A new report from the IIHS has some interesting findings.
Last March 18 in Tempe, Arizona, an Uber modified Volvo XC90 SUV with self-driving technology struck and killed a pedestrian crossing a busy roadway at night. In the immediate aftermath of the crash, Uber suspended self-driving car testing on public roads. In the proceeding weeks that followed, we learned that not only was the driver not paying attention to the road (she was streaming an episode of "The Voice" on her smartphone) and could have manually hit the brakes to prevent the collision but also that Uber removed Volvo's collision-avoidance technology. Turns out that was a potentially big mistake.
According to Bloomberg, a new Insurance Institute for Highway Safety report has found that not only is Volvo's safety tech effective, but it likely would have prevented or at the very least reduced the seriousness of the crash. IIHS chief research officer, David Zuby, stated that "I think it's possible that, had the system been able to intervene, the fatality may not have occurred. I would argue that if developers of self-driving technology really intend to make our roads safer, they had better make sure they have the best crash-avoidance systems in place before they go out on the road."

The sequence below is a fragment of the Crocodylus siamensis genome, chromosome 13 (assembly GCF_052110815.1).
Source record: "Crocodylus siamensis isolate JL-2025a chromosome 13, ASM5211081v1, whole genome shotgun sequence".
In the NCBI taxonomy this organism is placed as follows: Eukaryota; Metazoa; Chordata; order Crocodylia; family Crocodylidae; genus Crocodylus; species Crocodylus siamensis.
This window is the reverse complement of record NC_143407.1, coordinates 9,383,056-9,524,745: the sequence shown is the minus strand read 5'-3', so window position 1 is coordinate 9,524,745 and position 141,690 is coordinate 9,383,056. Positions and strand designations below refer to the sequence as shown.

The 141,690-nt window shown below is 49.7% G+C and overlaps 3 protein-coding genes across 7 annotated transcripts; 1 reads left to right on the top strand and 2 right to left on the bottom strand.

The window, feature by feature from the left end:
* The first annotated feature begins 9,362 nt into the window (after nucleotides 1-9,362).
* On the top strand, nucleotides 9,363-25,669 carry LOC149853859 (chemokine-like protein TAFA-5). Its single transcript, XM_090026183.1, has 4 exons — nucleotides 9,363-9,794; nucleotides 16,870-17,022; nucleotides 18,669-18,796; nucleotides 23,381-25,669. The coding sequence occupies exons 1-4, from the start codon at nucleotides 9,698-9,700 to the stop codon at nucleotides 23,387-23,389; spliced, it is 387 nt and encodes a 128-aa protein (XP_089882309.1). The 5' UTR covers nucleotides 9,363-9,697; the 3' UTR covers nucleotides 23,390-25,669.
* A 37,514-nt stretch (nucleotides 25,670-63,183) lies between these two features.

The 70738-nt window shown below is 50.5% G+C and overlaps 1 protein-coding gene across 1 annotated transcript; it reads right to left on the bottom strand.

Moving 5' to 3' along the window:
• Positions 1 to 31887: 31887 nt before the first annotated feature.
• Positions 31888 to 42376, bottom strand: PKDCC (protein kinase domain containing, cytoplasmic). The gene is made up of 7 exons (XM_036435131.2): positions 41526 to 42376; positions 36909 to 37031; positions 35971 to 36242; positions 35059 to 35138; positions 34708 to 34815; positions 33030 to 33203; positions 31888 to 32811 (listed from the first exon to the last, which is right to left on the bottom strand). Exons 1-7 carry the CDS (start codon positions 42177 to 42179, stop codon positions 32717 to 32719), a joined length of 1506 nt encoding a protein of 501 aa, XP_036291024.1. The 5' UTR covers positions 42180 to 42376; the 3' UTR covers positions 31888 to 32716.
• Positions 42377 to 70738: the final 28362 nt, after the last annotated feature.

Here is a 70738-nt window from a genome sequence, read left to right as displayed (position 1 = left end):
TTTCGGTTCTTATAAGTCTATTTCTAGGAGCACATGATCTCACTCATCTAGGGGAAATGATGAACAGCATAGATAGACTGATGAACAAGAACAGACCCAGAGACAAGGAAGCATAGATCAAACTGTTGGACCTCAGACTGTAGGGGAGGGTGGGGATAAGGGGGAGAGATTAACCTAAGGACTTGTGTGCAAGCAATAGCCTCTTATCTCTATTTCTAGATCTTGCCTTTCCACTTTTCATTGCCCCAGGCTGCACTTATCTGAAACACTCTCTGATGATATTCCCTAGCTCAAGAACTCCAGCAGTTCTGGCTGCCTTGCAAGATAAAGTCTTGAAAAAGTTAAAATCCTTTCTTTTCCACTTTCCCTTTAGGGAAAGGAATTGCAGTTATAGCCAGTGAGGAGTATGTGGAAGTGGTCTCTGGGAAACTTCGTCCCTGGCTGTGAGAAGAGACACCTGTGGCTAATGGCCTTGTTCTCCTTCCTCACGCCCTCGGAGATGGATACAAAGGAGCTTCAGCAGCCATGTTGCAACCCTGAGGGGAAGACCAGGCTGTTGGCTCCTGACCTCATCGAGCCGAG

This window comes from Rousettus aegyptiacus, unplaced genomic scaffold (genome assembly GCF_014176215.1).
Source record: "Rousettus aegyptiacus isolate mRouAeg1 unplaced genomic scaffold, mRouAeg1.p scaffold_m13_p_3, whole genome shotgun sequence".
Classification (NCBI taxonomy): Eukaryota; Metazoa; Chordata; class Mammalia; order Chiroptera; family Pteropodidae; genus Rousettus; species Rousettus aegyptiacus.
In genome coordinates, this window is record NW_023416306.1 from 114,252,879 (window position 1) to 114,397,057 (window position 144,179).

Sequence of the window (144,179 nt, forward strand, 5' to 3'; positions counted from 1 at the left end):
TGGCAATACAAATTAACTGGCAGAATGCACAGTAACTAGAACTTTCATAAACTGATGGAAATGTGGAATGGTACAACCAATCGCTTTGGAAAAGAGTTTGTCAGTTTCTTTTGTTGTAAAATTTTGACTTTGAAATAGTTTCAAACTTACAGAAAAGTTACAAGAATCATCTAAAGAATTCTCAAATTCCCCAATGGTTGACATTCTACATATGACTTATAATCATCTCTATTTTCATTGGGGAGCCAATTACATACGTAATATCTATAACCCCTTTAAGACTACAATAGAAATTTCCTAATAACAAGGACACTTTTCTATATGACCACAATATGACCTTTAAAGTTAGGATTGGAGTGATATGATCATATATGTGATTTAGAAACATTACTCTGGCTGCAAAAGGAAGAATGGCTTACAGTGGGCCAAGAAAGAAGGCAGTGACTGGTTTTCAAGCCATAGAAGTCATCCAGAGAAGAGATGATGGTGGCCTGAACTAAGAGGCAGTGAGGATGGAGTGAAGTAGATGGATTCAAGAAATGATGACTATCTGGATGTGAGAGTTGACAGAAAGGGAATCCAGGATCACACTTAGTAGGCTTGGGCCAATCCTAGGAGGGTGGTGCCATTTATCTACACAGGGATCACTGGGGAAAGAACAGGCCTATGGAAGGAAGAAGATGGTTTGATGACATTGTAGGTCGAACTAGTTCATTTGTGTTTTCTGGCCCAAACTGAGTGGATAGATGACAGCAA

The National Highway Transportation Safety Board also investigated the crash and in its preliminary report stated that the SUV's sensors detected the pedestrian, but Uber further informed those investigators that the automatic emergency braking maneuvers were not activated. Why? To reduce the potential for "erratic vehicle behavior."
In other words, it was the safety driver's job to handle any emergency braking situation, but Uber's system was designed to alert that driver if an object was detected. "Uber decided to forgo a safety net in its quest to teach an unproven computer-control system how to drive," Zuby said in IIHS's report.